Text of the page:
March 6, 2023
 min read

How to Use a PII Scanner to Protect Sensitive Data

Discover, classify, and protect the sensitive data in your organization at scale.

Protecting your customer's Personally Identifiable Information (PII) is critical to earning and keeping their trust. Unfortunately, it's easy for this information to leak even when you have stringent security measures in place. In this article, I'll discuss implementing a PII scanner to redact sensitive data at scale across your organization.

Why do you need a PII scanner?

If you have customers, you likely deal with PII. PII is any information someone can use to identify an individual via either direct or indirect means.

This includes, but is not limited to:

  • Someone's full name
  • A unique identification number (a national ID, such as a US social security number; a driver's license number; credit card number, etc.)
  • Address, phone, or email
  • Personal characteristics, including fingerprints or handwriting
  • Biometric information
  • Unique property identifiers, such as Vehicle Identification Numbers (VIN)

Losing even a single customer's PII information can have devastating personal consequences. Thieves can use PII to impersonate victims and steal their identity. They may even use such information to blackmail the victims.

PII scanner - categories of PII
Personally identifiable information is a broad category covering a wide spectrum of data.

‎You may already have procedures in place for protecting PII. For example, you use encrypted Web communications and control internal access to sensitive databases.

However, customers - and even staff - may also inadvertently expose PII through line of business tools. A customer may naively send their credit card information in an email message. Or a new customer service rep might ask a customer for their social security number over Slack.

Leaking PII through these tools can risk your compliance with various laws and standards, including PCI-DSS and HIPAA. But deleting or redacting such information by hand isn't scalable.

That's where a PII scanner comes in. A PII scanner can automatically find and instantly redact PII across your organization. It can find and safely store PII in various business tools, including email, cloud storage, support tickets, and system logs.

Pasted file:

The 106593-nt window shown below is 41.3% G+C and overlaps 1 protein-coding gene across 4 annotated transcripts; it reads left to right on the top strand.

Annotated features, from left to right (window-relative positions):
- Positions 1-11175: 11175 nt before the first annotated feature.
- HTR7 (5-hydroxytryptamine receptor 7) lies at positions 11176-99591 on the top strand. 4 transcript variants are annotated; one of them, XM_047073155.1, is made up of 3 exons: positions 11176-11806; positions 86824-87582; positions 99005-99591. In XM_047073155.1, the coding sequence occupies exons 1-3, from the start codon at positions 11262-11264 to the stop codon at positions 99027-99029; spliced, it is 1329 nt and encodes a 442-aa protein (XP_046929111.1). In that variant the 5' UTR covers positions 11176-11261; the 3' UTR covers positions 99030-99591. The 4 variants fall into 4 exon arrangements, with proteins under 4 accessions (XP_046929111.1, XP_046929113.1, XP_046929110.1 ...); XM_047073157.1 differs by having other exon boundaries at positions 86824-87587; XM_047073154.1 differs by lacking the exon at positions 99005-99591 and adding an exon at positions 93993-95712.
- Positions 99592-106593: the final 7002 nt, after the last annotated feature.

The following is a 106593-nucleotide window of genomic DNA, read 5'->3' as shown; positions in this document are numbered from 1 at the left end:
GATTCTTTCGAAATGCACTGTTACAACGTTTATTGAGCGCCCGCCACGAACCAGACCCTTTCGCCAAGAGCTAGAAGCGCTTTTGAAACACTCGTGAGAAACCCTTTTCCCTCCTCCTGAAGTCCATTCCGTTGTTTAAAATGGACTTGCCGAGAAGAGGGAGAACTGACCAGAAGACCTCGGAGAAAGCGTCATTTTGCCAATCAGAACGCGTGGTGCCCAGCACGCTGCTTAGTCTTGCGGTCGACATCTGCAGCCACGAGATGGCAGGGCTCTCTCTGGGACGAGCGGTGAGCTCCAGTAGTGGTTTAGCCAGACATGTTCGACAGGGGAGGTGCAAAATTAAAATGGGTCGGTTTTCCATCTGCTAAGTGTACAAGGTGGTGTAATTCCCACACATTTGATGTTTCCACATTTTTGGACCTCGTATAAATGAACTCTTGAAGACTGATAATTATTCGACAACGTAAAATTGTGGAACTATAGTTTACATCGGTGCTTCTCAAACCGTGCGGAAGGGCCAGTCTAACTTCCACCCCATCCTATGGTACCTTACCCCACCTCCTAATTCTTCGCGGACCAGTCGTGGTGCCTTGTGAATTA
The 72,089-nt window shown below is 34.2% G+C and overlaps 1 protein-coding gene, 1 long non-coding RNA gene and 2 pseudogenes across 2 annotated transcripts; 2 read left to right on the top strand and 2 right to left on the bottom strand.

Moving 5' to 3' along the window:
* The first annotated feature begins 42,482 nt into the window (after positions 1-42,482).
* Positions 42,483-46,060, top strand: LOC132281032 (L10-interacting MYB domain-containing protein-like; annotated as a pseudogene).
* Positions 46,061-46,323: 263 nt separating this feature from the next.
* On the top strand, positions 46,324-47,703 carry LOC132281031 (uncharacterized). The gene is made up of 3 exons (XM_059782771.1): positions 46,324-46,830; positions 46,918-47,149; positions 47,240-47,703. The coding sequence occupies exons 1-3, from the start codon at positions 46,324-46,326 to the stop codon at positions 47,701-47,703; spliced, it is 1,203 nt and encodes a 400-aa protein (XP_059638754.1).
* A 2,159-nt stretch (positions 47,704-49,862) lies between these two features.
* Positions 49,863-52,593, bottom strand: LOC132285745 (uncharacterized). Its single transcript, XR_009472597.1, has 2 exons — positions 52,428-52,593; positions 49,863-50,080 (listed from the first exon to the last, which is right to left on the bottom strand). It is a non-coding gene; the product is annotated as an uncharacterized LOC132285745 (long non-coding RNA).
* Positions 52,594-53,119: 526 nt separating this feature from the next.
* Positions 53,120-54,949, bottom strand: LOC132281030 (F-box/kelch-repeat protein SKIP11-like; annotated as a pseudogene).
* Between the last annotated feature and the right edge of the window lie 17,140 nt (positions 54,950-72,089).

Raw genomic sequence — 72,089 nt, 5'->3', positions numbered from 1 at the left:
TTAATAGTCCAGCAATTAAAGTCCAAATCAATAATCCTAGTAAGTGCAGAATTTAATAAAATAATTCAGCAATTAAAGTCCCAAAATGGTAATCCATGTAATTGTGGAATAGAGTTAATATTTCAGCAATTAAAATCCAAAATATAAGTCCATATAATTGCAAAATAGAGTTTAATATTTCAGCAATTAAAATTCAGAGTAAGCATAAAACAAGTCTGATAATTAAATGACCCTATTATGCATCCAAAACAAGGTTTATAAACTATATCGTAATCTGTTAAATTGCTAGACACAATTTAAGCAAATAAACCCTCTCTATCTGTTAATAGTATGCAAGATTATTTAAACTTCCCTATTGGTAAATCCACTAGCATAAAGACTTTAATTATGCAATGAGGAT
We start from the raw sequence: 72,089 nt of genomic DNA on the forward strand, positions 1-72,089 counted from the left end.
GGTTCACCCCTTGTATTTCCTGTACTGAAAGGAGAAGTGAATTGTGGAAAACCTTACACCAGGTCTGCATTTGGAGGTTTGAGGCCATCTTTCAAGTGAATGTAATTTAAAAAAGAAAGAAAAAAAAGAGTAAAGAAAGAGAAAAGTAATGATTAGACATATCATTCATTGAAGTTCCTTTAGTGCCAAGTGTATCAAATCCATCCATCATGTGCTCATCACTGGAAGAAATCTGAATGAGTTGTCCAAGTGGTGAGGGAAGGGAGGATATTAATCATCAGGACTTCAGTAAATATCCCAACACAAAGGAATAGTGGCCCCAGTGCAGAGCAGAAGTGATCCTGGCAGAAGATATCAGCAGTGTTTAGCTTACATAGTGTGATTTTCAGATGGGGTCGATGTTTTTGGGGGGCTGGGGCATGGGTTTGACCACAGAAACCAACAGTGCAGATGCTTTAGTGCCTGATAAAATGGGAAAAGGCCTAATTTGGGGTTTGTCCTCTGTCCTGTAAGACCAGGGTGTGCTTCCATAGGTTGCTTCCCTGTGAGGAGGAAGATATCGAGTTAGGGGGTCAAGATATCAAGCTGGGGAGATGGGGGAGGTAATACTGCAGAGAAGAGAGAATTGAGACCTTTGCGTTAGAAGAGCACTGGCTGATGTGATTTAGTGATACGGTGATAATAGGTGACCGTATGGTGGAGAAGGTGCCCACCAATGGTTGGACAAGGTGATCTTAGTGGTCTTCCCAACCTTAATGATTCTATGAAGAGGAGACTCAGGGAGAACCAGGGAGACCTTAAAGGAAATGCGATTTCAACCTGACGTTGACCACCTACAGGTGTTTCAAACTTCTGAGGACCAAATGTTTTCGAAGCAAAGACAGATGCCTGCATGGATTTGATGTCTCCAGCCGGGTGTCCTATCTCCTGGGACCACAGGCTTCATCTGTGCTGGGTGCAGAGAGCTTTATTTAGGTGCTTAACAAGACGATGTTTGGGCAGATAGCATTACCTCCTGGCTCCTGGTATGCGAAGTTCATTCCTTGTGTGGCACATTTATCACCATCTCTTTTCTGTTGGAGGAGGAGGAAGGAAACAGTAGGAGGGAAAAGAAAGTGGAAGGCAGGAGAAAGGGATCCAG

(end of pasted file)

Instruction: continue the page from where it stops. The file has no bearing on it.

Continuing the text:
Setup a PII scanner

Let's see how you would set up a PII scanner for your organization. I'll use Strac as an example.

Configure a PII scanner to find sensitive data

The first step is to tell your PII scanner whether you want to detect or redact. Strac supports a simple drop-down option that lets you switch between Detect and Redact modes. ‎

PII scanner - detect vs redact
Switch between Detect and Redact mode to try out your PII scanner before you implement it.

Use Detect mode to preview your changes and examine their impact on your line of business tools. Then, switch to Redact mode when you're sure you have your PII scanner fully configured.

Next, configure the categories of data your company seeks to redact.

PII scanner - configure the elements to redact
Configure the elements you need to redact in your PII scanner.

‎A robust PII scanner will provide a pre-configured list of elements across a set of broad categories. Here, we see that Strac, out of the box, can detect information such as:

  • Asset information
  • Contacts
  • Content moderation (profanity)
  • Device tracking information (device IDs)
  • Financial account information
  • ID information
  • Secrets (access/secret keys, API keys, other developer secrets)

In the screenshots and videos above, I'm setting global configuration options. Slack also supports setting individual configurations for the line of business products we monitor, including Microsoft 365, Slack, ZenDesk, Google Workspace, and more.

Discover your organization's sensitive data

The next step is to discover what sensitive data you have in your organization. A PII scanner should provide a single pane of glass from which you can review and assess, not just which data you've found, but on which applications customers or employees are sharing it.

Discover sensitive data elements by different filters

In the above clip, I can use the Strac dashboard to sort sensitive information detection by several filters, including data elements, author, and channel. I can see exactly how the data was sent (email, Slack channel, direct message, etc.). I can also see what type of secrets my organization is leaking and learn where our key problems lie. ‎

You may also want to run proactive tests to ensure the scanner picks up elements you suspect might leak. For example, if you have a problem with developers sharing sensitive API key secrets via Slack, try sending a message in your commonly used API key formats. Then, check your dashboard to confirm the PII scanner detected it.

(Warning: Do not use actual sensitive information in these tests! Instead, configure a set of mock data that doesn't correspond to real credentials or user information.)

Redact sensitive information at scale with Strac

Once you've perfected your filters, you can switch from Detect to Redact mode. Strac will then move from detecting sensitive information to removing it from the channel entirely and uploading it to a secure location.

PII scanner tools like Strac mean you can protect your customers - and your company - automatically and at scale. Strac is a machine learning security company powered by ex-Amazonians who collectively spent over 40 years building payment infrastructure for Amazon.

Want to dive deeper into Strac's features and capabilities? Book a demo today to see what we can do for you.

Founding Engineer. Ex-Amazon Payments Security Engineer for 10 years.

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